All kids tell small lies when they are little. It might start when they are toddlers and don’t want to admit to taking something and continue when they are bigger kids and lie about doing their chores. It starts out innocent and even cute sometimes, but can get to the point that it’s concerning and we want to help them stop that behavior. Why do kids lie and how can you help your child develop the understanding to stop lying?
Why do Kids Lie?
1. Young children between 3-5 years old often like to create imaginary worlds and might get mixed up when figuring out the difference between their imagination and reality. It might not be clear where their creations end and the real world begins.
2. It’s an easy way of getting out of something they don’t want to do.
3. They aren’t very good at seeing ahead and realizing consequences for their actions yet.
4. They don’t think about others feelings and reactions and don’t see who or why it hurts.
5. They are worried about disappointing you or not being as good as you want them to be.
6. They know there’s going to be a punishment for something they did and they are trying to get out of it.
7. They tell a small lie without thinking in response to a question, and when you probe further they realize they’ve lied so they dig themselves in deeper in order to cover it up.
8. They want to fit in and win approval by their peers.
9. To get attention or because they have low self-esteem.
How do you help your kids stop lying?
1. Set family rules, including that we don’t lie to each other in our home. Explain that it’s hurtful and we expect all to tell the truth. Make the expectations clear as well as the consequences for breaking the rule.
2. When they are preschoolers, use every opportunity to share with them what lying is and why lying is bad. “In response to a lie, be firm and serious, and say, ‘That sounds like you’re not telling the truth’ or ‘Are you absolutely sure that’s what happened?’ Make it clear that you are not taken in by the lies, but move on gracefully after listening to and gently correcting your child.” (Dr. Talwar, Parents.com)
3. Explain that lying will make it harder for people to believe what they are saying next time. Help them understand that lying affects relationships and causes mistrust.
4. Use a story to illustrate your point like “The Boy Who Cried Wolf”. There’s also Howard B. Wigglebottom and the Monkey on His Back: A Tale About Telling the Truth , The Berenstain Bears and the Truth and Be Honest and Tell the Truth. (Affiliate Links)
5. Don’t get angry or yell at them when you catch them in a lie. Stay calm and used a kind tone of voice when talking to them about it. If you need to take a break to collect yourself, go into another room or go on a walk until you are ready to talk. They should feel safe to come and talk with you about anything, especially mistakes they have made.
6. Give them a logical consequence for lying (ages 5 and up). If they told a lie to get out of something, make sure they don’t achieve their goal. If they said they brushed their teeth when they didn’t, make sure they go brush their teeth. Then give a consequence based on their age. If they are under 9-10 years, that might be a time out. Have them sit in a quiet place in the kitchen or hall and set the timer for the number of minutes that they are old (7 minutes for a 7 year old). They must sit quietly without talking or having any entertainment the whole time or it starts over. If they are older than 9-10 years, consequences might be losing screen time, cell phones, or friend time for 24 hours. Try to have the consequence related to what they lied about. If they had their cell phone in their room past bedtime, take their cell phone away for 24 hours. If they stayed up too late watching tv and lied about it, take away screen time.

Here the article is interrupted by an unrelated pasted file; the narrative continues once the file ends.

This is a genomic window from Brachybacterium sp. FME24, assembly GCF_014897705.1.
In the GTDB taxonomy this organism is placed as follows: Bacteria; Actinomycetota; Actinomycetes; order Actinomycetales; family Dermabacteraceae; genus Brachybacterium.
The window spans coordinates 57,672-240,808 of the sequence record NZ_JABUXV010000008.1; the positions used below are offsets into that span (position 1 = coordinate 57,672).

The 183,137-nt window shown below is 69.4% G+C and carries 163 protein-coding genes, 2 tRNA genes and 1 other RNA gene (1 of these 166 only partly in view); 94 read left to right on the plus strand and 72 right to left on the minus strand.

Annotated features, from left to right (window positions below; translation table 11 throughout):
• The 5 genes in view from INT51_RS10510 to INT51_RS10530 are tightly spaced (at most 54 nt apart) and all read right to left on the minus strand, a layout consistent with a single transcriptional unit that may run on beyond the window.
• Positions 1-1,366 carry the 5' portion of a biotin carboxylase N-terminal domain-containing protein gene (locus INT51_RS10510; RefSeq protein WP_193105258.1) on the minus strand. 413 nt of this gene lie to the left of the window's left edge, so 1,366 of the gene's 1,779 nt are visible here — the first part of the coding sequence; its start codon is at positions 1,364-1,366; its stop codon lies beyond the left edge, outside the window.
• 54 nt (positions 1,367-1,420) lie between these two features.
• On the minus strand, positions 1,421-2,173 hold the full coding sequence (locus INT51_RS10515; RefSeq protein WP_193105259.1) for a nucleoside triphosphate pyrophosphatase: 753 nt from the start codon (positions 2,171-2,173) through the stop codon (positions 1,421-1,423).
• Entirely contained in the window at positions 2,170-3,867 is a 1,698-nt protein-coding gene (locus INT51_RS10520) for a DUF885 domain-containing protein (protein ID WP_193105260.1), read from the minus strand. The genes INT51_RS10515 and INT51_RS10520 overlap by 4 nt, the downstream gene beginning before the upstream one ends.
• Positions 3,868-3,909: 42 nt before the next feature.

7. Thank them for telling the truth and let them know you appreciate and admire their honesty. Let them know that you know they will be able to learn from this and accept the consequences.
8. Talk about the reason behind the lie, especially if it was embarrassment, fear of punishment, or trying to be accepted by their friends. Discuss what they can do differently next time, try to be understanding, and help them process their feelings.
9. Don’t ask questions that set them up for an easy lie. If you know they didn’t clean their room, don’t ask them if they cleaned their room. Instead say that you noticed they didn’t clean it and remind them to do so or give a consequence for that if needed.
10. Don’t label them as a liar or a bad kid. Once they feel labeled and that there’s no hope for your approval, they are more likely to live the label that’s been placed on them.
11. Be a good example. Let them see you being honest. If an opportunity arises for you to explain a decision you are making to be honest, share it with them. Make sure you aren’t being a bad example. For instance, don’t fudge a younger siblings age to get the cheaper child’s price at an amusement park. And don’t tell the kids to say you aren’t home when you don’t want to answer the phone.
12. Work on building a close relationship of love and trust. If they are lying to get attention or due to low self-esteem, this can really help. And it will make them more likely to come to you when they make mistakes in the future. For ideas on how to build trust and a closer relationship, read 10 Ideas to Improve Any Relationship.